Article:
MENOMONEE FALLS, Wis. - Identifying the heir apparent to Richard Strong, the mercurial chairman of Strong Capital Management Inc., has gotten even tougher now that leading candidate Bradley C. Tank is gone.
Mr. Tank, director of fixed income and member of the five-person office of the chairman, was abruptly shown the door late last month because of poor performance of the company's core bond products. Jeffrey Koch, a senior bond portfolio manager, also left.
Industry sources said the departures were terminations. The company's official line is: "The departure of our bond managers was a mutual decision," spokeswoman Stephanie Truog said.
Said one recruiter close to the company, who declined to be identified: "There really is no one left there to lead the company. There's no one to take them forward, especially with Brad Tank gone. Bonds have been carrying the place, and now they're in the toilet. Bonds were the tail that wagged the dog at Strong."
In a letter to clients, Mr. Strong said, "At the present time, we at Strong are facing up to the need for change and are making organizational changes that we believe will put us in a more competitive position going forward."
Mr. Strong declined to be interviewed for this story. Mr. Tank did not return calls to his home.
"I was very surprised about Brad Tank's departure," said one recruiter based in the Midwest, who preferred anonymity. "He was a part of the inner circle, a Milwaukee boy and such a prominent figure in the company. He was widely regarded as the heir apparent. But what's strange is that I have heard absolutely nothing about Brad's leaving out on the street."
Added consultant Paul Schaefer, formerly of Capital Resource Advisors, Mill Valley, Calif.: "Brad Tank was the fair-haired boy. He was brought in to start the bond business ... Not only was he running the fixed-income investments, but also ran the institutional business for a time. He was Dick's guy and very loyal."
Messrs. Tank's and Koch's terminations were performance-related, said Jay N. Mueller, Strong's economist and interim head of the taxable fixed-income department.
"The recent performance in some products, particularly those that were credit-sensitive, was not to our expectations or the expectations of our clients. We have an obligation to improve and to put up better results, so that's why the changes were made," said Mr. Mueller.
Composite returns of institutional bond separate accounts, which Mr. Tank managed or oversaw, were in the seventh decile for the six months and the year ended June 30, according to Pensions & Investments' Performance Evaluation Report. Those same accounts were in the third decile for the three- and five-year periods ended June 30.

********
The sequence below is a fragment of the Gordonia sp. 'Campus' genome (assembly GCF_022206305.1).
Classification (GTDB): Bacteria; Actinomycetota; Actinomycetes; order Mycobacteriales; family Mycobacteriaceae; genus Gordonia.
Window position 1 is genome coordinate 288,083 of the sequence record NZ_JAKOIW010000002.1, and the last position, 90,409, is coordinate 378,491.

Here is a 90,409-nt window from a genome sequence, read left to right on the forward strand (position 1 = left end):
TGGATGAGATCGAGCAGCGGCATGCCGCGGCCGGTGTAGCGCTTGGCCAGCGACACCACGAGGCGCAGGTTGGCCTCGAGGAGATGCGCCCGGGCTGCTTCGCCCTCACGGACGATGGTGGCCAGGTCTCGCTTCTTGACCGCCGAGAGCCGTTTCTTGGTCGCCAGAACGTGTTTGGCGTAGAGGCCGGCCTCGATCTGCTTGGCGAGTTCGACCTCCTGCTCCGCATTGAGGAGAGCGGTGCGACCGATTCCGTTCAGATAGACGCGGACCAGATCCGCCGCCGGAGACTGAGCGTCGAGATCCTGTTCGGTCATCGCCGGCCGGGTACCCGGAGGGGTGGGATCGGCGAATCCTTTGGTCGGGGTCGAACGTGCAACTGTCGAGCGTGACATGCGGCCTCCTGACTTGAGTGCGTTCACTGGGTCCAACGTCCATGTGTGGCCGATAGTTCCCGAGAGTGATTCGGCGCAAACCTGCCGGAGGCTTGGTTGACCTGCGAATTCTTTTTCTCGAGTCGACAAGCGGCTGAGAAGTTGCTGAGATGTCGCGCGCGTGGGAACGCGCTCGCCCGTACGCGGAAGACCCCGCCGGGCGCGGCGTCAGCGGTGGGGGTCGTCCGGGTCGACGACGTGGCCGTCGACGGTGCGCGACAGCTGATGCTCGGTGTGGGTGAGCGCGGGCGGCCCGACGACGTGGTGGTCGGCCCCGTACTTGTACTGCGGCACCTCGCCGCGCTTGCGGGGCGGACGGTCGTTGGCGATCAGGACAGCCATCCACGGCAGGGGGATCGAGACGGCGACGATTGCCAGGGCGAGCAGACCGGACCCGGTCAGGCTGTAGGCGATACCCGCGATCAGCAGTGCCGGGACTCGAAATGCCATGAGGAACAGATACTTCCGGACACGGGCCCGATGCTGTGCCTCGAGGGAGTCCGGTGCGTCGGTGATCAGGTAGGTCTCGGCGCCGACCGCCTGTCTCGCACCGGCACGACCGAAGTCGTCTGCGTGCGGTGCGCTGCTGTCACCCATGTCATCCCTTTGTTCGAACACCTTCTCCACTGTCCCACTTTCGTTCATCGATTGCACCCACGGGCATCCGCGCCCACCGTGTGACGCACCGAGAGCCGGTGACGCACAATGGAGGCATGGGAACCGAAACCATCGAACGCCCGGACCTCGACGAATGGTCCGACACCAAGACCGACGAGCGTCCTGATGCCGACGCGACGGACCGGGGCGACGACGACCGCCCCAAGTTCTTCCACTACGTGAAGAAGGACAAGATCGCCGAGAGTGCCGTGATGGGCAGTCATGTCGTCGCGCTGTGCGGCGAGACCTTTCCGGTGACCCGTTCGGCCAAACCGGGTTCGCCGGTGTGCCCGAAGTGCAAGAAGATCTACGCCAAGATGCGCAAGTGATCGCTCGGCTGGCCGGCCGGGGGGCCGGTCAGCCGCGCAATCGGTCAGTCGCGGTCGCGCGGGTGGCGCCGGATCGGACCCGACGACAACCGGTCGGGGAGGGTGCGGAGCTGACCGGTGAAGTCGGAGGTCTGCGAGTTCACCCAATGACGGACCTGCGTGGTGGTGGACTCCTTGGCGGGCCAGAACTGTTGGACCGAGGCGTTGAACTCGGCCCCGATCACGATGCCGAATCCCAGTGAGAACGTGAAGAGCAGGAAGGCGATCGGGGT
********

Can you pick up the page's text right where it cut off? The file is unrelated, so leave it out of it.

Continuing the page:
Mr. Tank's termination has left the institutional marketplace puzzled, wondering who will take over if and when Mr. Strong sells his equity, as company insiders say is planned.
Strong spokeswoman Ms. Truog said the company "is run by committee." She added that the "office of the chairman has not skipped a beat" since Mr. Tank's departure.
Many industry observers would disagree with Ms. Truog's characterization.
"Have you ever seen their office up near Milwaukee? It's like a castle, and Dick runs that company like a kingdom. Everyone I talk to in the industry says that about Strong Capital," said a New York executive recruiter, who requested anonymity.
Mr. Strong's successor has a big job ahead of him or her, fixing a future course for a firm with $46 billion in mainly retail mutual fund assets, a bundled 401(k) business, a fledgling high-net-worth effort and $3 billion-plus in institutional separate account assets.
As a retail firm, Strong has to conquer some institutional consultant and client prejudices.
Still, institutional assets accounted for more than 16% - $7.6 billion - of the $46 billion in assets Strong managed as of Dec. 31. Defined contribution assets have been declining, however, dropping to $4 billion as of Dec. 31, 2001, from $6.6 billion Dec. 31, 1999.
Strategy consultants like Ward Harris, managing principal of McHenry Consulting Group LLC, Berkeley, Calif., said they've been hearing that Strong is considering its future in the 401(k) plan market because of its low asset totals.
"They just haven't hit real scale in the 401(k) plan business," Mr. Harris said. One needed component, according to Mr. Harris, is a strategic distribution alliance.
Another reason for slow asset growth is that sales, marketing and distribution are where Strong has experienced the highest staff turnover, said recruiter Alvin Spector, a Chicago partner at Ray & Berndtson Inc.
"It's a challenging environment. Dick (Strong) has a philosophy about how he manages money and people. He demands excellence and holds out a bar that's very high. He expects people to achieve their potential or be gone. Dick is more focused on performance, money management and product than on marketing and distribution. I think some people may get frustrated with this," Mr. Spector said.
Rick Miller contributed to this story.